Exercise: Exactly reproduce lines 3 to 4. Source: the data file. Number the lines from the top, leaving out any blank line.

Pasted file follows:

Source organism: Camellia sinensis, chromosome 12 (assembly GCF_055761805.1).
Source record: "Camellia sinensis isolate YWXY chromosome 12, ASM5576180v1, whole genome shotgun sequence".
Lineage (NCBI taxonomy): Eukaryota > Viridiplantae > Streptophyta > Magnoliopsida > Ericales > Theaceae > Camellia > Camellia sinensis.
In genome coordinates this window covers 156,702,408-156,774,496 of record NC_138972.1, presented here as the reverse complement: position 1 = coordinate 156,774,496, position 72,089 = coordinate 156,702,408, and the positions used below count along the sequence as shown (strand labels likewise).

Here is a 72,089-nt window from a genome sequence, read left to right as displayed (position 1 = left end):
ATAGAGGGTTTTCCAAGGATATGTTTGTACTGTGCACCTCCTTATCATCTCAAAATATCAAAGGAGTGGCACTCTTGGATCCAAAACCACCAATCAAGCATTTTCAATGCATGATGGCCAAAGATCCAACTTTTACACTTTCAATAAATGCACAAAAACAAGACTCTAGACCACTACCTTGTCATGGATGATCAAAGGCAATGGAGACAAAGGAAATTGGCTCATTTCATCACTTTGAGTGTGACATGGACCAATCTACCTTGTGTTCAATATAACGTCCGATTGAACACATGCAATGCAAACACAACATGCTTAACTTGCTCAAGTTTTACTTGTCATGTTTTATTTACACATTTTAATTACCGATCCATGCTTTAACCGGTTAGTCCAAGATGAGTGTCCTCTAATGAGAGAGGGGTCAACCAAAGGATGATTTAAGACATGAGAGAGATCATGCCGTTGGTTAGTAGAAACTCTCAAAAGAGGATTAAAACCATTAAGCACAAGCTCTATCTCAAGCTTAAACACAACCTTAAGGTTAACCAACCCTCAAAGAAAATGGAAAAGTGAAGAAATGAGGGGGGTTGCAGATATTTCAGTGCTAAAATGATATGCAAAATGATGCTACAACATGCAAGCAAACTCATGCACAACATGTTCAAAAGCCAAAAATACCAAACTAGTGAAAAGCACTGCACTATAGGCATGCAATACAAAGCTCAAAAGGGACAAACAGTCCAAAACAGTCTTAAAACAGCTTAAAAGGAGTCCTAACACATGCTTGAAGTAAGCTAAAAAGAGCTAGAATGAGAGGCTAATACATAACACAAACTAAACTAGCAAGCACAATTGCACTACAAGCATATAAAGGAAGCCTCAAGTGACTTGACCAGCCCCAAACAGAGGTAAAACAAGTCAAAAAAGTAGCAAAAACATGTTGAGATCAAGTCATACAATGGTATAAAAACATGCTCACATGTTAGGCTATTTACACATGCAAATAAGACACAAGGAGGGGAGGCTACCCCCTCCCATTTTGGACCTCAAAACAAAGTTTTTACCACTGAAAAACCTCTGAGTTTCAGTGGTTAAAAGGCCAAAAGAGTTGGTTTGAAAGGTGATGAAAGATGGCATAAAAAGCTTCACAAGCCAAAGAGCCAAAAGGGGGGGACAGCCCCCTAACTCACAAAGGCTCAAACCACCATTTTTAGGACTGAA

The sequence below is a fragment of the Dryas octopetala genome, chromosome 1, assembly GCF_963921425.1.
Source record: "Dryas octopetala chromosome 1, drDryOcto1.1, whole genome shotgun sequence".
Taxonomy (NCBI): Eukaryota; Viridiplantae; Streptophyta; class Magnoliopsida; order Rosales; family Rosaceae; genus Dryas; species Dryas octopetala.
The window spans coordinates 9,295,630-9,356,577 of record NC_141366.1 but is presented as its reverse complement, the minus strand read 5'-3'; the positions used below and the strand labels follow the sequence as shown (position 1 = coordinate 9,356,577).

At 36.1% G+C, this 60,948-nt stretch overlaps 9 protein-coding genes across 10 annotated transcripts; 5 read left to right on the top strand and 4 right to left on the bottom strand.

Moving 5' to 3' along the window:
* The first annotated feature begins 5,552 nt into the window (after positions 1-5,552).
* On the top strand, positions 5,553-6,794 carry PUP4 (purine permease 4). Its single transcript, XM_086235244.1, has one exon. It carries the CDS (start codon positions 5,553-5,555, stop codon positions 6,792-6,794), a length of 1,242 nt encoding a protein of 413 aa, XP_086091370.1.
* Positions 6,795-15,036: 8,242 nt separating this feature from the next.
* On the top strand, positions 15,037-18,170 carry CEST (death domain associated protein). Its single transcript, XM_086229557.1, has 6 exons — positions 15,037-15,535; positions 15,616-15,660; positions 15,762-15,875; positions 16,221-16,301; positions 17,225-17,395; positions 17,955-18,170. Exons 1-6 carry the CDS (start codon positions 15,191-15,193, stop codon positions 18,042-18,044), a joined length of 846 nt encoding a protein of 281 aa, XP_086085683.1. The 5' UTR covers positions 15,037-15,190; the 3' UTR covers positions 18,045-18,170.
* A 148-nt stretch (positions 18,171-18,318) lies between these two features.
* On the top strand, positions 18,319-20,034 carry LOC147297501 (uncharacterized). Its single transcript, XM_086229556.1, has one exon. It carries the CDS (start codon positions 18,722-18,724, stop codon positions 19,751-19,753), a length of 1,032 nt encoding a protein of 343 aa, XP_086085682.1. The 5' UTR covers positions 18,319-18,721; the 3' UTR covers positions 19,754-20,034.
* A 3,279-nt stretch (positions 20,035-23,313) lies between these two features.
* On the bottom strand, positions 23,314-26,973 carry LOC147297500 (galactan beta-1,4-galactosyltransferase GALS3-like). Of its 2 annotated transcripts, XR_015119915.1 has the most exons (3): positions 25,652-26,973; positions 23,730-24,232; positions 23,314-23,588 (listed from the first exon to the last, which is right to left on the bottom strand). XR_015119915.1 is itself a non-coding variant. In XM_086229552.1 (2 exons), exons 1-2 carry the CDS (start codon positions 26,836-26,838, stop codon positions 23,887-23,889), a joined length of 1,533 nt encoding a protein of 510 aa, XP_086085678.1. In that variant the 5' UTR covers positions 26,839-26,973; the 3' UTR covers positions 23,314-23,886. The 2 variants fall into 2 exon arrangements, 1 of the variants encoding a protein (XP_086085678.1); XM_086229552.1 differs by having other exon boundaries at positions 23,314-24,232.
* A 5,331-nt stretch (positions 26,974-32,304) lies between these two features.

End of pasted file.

Lineage (NCBI taxonomy): Eukaryota > Viridiplantae > Streptophyta > Magnoliopsida > Ericales > Theaceae > Camellia > Camellia sinensis.
In genome coordinates this window covers 156,702,408-156,774,496 of record NC_138972.1, presented here as the reverse complement: position 1 = coordinate 156,774,496, position 72,089 = coordinate 156,702,408, and the positions used below count along the sequence as shown (strand labels likewise).